Star Wars is a cinematic icon, but it is much more than it’s movies. Blaine and Josh dive right into the middle of Star Wars Rebels, the fantastic animated show on Disney XD, and will be reviewing Season 2 as it progresses. As a show aimed at kids, but also clearly for the kid in every adult Star Wars fan, they’ll also have a discussion section to talk about the themes covered in each show.
It’s not always ideal to jump into the middle of a season and start reviewing it, but that is the hand we have been dealt moving into the midseason premiere of Season 2 of Star Wars Rebels. Blaine and I will make sure to have the first part of Season 2 caught up before the finale, and we’ll also be sticking in some reviews of Season 1, as well.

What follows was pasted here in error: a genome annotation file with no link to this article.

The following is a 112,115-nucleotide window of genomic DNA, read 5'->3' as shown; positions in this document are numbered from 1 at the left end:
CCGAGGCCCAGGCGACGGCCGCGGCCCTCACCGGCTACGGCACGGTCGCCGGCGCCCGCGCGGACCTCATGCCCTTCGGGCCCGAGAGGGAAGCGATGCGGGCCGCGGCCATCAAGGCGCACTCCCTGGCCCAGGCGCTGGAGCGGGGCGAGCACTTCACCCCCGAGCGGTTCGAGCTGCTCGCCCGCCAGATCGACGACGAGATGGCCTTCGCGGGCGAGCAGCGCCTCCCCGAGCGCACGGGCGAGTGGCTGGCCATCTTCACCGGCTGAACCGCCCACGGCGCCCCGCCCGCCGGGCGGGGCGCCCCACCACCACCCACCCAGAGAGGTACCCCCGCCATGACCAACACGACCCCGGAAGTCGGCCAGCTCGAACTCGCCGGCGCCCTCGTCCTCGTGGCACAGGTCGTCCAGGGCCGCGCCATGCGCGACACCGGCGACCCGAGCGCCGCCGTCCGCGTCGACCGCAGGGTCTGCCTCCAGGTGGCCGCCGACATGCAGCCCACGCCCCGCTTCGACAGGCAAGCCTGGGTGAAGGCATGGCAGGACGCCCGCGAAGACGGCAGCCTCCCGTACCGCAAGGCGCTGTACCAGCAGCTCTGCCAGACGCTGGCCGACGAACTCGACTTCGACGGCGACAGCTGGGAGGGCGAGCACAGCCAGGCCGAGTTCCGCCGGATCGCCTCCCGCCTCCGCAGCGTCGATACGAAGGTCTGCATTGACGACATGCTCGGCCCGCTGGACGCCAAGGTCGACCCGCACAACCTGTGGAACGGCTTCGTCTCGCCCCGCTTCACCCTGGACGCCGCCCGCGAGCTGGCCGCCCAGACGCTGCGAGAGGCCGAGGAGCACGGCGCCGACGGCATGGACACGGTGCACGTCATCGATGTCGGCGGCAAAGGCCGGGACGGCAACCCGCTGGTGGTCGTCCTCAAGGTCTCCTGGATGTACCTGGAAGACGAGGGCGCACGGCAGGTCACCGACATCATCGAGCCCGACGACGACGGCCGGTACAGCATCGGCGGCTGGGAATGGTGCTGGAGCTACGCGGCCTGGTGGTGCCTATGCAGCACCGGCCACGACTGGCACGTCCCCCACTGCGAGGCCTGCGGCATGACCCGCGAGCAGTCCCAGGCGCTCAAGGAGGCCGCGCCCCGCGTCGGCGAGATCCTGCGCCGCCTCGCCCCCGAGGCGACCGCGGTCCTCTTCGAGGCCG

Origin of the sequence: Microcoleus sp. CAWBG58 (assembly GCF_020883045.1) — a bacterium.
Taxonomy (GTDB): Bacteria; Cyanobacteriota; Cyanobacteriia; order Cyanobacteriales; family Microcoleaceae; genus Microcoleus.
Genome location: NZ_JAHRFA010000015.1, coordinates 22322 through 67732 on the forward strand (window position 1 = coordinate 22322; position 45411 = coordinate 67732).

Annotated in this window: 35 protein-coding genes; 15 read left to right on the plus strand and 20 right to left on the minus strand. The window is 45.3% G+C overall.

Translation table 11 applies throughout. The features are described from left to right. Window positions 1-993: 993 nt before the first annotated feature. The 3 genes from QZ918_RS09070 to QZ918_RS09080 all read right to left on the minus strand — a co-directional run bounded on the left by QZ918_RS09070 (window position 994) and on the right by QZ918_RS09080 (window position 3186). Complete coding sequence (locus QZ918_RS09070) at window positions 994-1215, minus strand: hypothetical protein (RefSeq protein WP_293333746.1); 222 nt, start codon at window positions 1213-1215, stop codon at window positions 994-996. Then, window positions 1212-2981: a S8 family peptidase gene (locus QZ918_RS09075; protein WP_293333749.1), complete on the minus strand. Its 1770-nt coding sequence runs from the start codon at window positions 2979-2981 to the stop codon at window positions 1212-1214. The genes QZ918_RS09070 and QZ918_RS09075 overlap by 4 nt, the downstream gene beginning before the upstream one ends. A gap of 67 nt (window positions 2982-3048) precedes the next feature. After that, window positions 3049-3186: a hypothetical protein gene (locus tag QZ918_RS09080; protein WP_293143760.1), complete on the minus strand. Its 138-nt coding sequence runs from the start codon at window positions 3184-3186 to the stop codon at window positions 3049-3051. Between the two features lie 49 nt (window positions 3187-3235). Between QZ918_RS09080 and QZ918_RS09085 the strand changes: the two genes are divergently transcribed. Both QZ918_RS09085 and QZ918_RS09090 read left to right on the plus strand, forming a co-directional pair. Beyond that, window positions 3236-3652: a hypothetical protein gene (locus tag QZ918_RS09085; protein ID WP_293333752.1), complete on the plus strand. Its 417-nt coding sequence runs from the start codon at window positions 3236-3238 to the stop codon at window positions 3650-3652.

In the season 2 midseason premiere, Star Wars fans are in for a huge treat with the appearance of one of the characters from the original trilogy big three. No, it is not Han Solo, although we did have a season 1 appearance by his counterpart in dirty old pirate-ry, Lando Calrissian. And, of course, it wasn’t Luke Skywalker, who is growing up as a nobody on a backward desert planet in the Outer Rim not named Jakku. No, the most obvious candidate and the one that came to fruition is the daughter of Bail Organa, who we have seen a couple times throughout Rebels, the princess of Alderaan, Leia Organa.